The Abbey Theatre pays tribute to Ronnie Masterson
 

The Abbey Theatre pays tribute to Ronnie Masterson

11 February 2014

Ray McAnally, Micheal O’Briain and Ronnie Masterson in ULYSSES AGUS PENELOPE, directed by Tómas MacAnna, the Abbey Theatre at the Queen’s Theatre, 1955. Photo: John Sarsfield.

In a tribute to actress Ronnie Masterson, Fiach MacConghail, Director of the Abbey Theatre said, “Ronnie Masterson’s career at the Abbey Theatre spanned over five decades. She was spotted by Ernest Blythe at a Feis Ceoil in Dublin and invited to join the Abbey Theatre School of Acting. In 1944, Ronnie began her Abbey career in Irish language plays and also appeared in many pantomimes in Irish. She played leading roles with the company in plays by George Shiels, W.B. Yeats, J.M. Synge, Lennox Robinson, M.J. Molloy, Bryan MacMahon and Federico García Lorca.

While at the Abbey Theatre she met and married actor Ray McAnally in 1945. This acting dynasty lives on with her grandson Aonghus Óg McAnally recently appearing in Major Barbara by Bernard Shaw on the Abbey stage. Ronnie and Ray were witnesses to the aftermath of the Abbey fire of 1951 and she vividly recalled the clean-up operations.

The theatre world salutes this wonderful lady and accomplished actor. Ronnie will be missed by her many friends and colleagues in the theatre community. I extend my commiserations to her family.”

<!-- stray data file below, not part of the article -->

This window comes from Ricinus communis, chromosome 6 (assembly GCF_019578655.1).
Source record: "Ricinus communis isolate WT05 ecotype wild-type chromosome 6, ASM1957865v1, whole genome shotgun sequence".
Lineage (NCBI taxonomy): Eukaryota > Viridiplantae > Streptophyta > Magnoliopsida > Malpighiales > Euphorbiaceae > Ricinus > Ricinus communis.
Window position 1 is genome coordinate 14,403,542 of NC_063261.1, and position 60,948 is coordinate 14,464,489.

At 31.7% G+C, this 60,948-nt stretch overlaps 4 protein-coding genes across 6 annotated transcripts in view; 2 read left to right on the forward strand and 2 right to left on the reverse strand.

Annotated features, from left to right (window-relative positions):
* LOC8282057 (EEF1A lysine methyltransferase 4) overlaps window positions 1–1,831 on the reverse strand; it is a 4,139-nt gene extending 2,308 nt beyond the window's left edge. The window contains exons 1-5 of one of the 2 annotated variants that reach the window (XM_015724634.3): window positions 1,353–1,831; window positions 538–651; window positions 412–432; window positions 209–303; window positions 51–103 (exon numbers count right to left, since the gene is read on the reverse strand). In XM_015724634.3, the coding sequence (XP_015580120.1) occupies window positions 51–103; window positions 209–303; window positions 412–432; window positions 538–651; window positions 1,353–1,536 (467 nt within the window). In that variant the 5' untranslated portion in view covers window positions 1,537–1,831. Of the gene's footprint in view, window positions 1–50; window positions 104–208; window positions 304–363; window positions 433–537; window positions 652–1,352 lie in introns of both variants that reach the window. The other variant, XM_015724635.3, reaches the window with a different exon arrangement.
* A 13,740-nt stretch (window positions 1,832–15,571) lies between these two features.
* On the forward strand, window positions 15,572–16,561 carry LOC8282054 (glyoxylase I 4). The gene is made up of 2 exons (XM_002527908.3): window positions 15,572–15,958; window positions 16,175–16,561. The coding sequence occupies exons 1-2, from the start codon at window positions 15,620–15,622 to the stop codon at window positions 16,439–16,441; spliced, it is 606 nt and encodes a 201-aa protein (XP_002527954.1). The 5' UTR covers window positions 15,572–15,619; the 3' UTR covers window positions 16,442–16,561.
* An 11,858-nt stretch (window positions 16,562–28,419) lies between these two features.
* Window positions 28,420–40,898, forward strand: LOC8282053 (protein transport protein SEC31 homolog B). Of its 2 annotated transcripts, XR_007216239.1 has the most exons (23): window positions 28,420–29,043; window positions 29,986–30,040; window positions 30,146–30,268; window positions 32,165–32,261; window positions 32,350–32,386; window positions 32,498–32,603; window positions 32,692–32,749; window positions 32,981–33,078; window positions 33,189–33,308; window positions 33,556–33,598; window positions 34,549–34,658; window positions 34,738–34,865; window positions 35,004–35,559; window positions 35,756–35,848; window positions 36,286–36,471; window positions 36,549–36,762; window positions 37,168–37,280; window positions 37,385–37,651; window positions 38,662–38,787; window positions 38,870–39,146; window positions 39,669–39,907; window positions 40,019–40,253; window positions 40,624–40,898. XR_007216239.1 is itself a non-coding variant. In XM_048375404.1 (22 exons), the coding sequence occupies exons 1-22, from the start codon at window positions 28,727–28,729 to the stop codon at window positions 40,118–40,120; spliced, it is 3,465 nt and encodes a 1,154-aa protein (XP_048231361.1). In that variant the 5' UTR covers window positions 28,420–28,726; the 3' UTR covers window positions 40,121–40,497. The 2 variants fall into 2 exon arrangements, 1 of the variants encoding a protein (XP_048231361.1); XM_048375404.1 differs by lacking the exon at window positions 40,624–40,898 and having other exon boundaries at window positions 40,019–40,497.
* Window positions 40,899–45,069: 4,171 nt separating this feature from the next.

Ronnie Masterson and the Abbey

Ronnie Masterson began her career at the Abbey Theatre in 1944 appearing in plays in the Irish language. Her first major role was as Gráinne in Diarmuid agus Gráinne directed by Tomás MacAnna in 1947.

Her career at the Abbey Theatre spanned over five decades from 1944 to 2000. She worked with renowned directors such as Tomás Mac Anna, Frank Dermody and Ria Mooney. She performed in plays by Micheál Mac Liammoir, George Shiels, W.B. Yeats, J.M. Synge, Lennox Robinson, M.J. Molloy, Bryan MacMahon, Federico García Lorca, among others.

Among her many major parts were the title role in Kathleen Ní Houlihan by W.B. Yeats (1948), Maura Pender in The King of Friday’s Men by M.J. Molloy (1948) and Ellie Clohessy in The Country Dressmaker by George Fitzmaurice (1949). She appeared as Angustias in Federico García Lorca’s play The House of Bernarda Alba directed by Tomás Mac Anna (1963). Her last appearance at the Abbey Theatre was in Barbaric Comedies by Ramón María Del Valle-Inclán, in a new version by Frank McGuinness, directed by Calixto Bieito (2000).

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